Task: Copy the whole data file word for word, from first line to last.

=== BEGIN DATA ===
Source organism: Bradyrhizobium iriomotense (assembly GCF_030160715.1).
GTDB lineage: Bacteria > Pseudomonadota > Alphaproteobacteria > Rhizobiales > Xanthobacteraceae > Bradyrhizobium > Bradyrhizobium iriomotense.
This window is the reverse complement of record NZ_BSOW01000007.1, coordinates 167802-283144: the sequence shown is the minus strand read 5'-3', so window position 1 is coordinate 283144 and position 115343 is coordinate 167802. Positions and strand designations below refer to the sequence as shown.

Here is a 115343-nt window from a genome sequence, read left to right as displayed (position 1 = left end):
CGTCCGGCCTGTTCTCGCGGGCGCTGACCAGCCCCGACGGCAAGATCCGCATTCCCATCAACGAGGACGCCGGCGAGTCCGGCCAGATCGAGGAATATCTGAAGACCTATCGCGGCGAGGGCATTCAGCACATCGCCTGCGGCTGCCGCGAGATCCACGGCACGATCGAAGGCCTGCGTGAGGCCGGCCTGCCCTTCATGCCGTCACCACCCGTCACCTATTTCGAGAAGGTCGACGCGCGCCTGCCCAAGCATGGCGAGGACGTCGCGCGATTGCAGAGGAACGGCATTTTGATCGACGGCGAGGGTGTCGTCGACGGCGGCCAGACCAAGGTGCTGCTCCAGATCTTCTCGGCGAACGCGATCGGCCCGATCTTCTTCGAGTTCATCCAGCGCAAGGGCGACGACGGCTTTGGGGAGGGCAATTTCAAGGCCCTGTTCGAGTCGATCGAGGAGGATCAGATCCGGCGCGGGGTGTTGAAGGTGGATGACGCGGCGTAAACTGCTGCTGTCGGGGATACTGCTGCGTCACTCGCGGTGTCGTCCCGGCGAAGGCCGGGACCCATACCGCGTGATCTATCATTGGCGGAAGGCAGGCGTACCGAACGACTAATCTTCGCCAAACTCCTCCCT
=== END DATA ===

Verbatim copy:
Source organism: Bradyrhizobium iriomotense (assembly GCF_030160715.1).
GTDB lineage: Bacteria > Pseudomonadota > Alphaproteobacteria > Rhizobiales > Xanthobacteraceae > Bradyrhizobium > Bradyrhizobium iriomotense.
This window is the reverse complement of record NZ_BSOW01000007.1, coordinates 167802-283144: the sequence shown is the minus strand read 5'-3', so window position 1 is coordinate 283144 and position 115343 is coordinate 167802. Positions and strand designations below refer to the sequence as shown.

Here is a 115343-nt window from a genome sequence, read left to right as displayed (position 1 = left end):
CGTCCGGCCTGTTCTCGCGGGCGCTGACCAGCCCCGACGGCAAGATCCGCATTCCCATCAACGAGGACGCCGGCGAGTCCGGCCAGATCGAGGAATATCTGAAGACCTATCGCGGCGAGGGCATTCAGCACATCGCCTGCGGCTGCCGCGAGATCCACGGCACGATCGAAGGCCTGCGTGAGGCCGGCCTGCCCTTCATGCCGTCACCACCCGTCACCTATTTCGAGAAGGTCGACGCGCGCCTGCCCAAGCATGGCGAGGACGTCGCGCGATTGCAGAGGAACGGCATTTTGATCGACGGCGAGGGTGTCGTCGACGGCGGCCAGACCAAGGTGCTGCTCCAGATCTTCTCGGCGAACGCGATCGGCCCGATCTTCTTCGAGTTCATCCAGCGCAAGGGCGACGACGGCTTTGGGGAGGGCAATTTCAAGGCCCTGTTCGAGTCGATCGAGGAGGATCAGATCCGGCGCGGGGTGTTGAAGGTGGATGACGCGGCGTAAACTGCTGCTGTCGGGGATACTGCTGCGTCACTCGCGGTGTCGTCCCGGCGAAGGCCGGGACCCATACCGCGTGATCTATCATTGGCGGAAGGCAGGCGTACCGAACGACTAATCTTCGCCAAACTCCTCCCT